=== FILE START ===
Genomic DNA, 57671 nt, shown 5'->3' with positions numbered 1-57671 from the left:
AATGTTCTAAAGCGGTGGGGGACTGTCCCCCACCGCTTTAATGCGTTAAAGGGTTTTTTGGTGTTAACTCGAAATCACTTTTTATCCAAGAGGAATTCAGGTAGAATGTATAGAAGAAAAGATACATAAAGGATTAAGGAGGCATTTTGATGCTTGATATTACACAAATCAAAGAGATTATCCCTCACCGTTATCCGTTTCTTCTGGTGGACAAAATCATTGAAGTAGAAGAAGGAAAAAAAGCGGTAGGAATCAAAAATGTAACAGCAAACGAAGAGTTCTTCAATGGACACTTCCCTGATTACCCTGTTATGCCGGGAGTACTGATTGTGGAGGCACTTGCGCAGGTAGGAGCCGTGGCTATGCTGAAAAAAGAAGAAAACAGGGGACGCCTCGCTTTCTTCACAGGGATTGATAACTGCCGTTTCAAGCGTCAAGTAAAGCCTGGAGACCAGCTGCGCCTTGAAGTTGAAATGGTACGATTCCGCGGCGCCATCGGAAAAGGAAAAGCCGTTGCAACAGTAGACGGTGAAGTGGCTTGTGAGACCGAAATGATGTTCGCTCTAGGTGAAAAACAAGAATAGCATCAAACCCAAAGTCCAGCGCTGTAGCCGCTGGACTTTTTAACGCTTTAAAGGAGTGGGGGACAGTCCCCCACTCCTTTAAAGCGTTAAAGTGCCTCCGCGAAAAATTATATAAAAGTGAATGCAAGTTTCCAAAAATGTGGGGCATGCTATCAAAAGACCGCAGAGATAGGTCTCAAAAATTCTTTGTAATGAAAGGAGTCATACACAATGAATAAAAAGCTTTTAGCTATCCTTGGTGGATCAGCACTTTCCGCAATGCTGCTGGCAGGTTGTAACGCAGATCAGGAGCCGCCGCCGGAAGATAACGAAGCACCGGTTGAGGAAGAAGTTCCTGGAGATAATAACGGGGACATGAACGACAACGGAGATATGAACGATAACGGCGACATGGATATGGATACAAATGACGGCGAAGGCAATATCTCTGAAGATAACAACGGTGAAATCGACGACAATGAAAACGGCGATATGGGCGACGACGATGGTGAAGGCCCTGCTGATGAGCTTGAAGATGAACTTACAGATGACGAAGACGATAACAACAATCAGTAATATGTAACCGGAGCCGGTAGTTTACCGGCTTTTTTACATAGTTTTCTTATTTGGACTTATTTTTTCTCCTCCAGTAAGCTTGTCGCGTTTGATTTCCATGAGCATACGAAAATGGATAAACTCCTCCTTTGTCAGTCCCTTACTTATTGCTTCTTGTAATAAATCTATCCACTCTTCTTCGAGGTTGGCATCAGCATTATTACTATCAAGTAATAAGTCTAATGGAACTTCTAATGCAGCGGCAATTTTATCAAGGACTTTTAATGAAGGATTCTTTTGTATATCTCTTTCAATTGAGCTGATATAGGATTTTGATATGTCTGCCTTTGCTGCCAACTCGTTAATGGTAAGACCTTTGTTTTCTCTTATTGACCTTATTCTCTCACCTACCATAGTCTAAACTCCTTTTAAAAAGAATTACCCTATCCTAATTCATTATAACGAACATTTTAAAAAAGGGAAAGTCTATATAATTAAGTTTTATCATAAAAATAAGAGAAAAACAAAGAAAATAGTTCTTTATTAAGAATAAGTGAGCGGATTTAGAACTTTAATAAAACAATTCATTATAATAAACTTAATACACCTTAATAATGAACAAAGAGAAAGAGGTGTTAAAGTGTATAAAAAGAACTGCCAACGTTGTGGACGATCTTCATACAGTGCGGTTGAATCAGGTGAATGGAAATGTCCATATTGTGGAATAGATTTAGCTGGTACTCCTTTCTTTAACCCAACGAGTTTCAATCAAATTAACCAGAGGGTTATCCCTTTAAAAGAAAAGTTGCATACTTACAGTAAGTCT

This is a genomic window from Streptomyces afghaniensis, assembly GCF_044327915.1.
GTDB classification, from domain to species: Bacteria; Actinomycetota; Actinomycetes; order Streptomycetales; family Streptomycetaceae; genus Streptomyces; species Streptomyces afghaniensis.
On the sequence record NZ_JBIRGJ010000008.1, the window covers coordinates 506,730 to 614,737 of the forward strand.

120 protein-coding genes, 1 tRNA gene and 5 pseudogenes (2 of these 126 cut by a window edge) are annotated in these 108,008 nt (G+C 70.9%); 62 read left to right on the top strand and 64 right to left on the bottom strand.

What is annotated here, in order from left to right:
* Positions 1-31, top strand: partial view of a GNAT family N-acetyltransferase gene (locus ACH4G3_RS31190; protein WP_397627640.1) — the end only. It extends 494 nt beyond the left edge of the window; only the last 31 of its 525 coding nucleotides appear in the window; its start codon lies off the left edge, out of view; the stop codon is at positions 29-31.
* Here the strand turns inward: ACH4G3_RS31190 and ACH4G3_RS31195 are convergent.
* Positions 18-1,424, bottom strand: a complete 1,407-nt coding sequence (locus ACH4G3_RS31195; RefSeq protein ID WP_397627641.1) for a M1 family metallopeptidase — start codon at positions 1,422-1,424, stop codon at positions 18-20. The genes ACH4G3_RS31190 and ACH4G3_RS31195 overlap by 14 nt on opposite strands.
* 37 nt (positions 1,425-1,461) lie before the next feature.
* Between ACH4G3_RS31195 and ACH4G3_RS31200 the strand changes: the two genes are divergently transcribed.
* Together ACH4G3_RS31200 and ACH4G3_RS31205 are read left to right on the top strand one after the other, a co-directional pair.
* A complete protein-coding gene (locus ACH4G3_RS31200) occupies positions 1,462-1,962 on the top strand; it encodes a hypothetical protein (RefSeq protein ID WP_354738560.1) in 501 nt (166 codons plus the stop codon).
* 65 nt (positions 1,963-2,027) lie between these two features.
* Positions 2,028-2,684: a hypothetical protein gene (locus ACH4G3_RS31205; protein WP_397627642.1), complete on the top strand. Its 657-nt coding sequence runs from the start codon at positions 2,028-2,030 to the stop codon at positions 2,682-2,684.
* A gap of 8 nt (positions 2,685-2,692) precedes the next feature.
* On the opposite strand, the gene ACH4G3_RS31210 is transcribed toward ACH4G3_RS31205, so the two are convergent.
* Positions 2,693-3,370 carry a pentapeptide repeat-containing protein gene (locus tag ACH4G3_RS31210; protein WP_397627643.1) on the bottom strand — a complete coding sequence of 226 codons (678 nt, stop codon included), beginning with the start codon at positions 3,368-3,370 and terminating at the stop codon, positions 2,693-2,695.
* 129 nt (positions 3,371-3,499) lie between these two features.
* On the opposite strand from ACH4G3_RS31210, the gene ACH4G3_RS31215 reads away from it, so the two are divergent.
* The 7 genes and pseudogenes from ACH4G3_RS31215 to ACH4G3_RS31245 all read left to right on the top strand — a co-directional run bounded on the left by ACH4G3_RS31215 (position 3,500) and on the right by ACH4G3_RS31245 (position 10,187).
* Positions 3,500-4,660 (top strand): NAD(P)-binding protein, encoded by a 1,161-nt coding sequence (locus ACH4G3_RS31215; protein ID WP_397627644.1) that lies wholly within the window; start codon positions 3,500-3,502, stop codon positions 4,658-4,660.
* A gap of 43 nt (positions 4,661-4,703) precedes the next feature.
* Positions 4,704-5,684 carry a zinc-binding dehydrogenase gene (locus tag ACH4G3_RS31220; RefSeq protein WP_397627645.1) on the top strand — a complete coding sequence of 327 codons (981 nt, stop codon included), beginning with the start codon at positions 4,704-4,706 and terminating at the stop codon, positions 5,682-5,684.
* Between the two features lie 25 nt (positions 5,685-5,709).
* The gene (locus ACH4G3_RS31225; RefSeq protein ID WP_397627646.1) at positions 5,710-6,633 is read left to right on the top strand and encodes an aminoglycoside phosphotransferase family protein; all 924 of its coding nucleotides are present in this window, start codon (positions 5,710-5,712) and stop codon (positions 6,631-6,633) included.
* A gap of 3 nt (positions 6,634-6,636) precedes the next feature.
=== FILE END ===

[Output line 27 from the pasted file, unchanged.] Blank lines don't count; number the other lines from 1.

* The gene (locus ACH4G3_RS31225; RefSeq protein ID WP_397627646.1) at positions 5,710-6,633 is read left to right on the top strand and encodes an aminoglycoside phosphotransferase family protein; all 924 of its coding nucleotides are present in this window, start codon (positions 5,710-5,712) and stop codon (positions 6,631-6,633) included.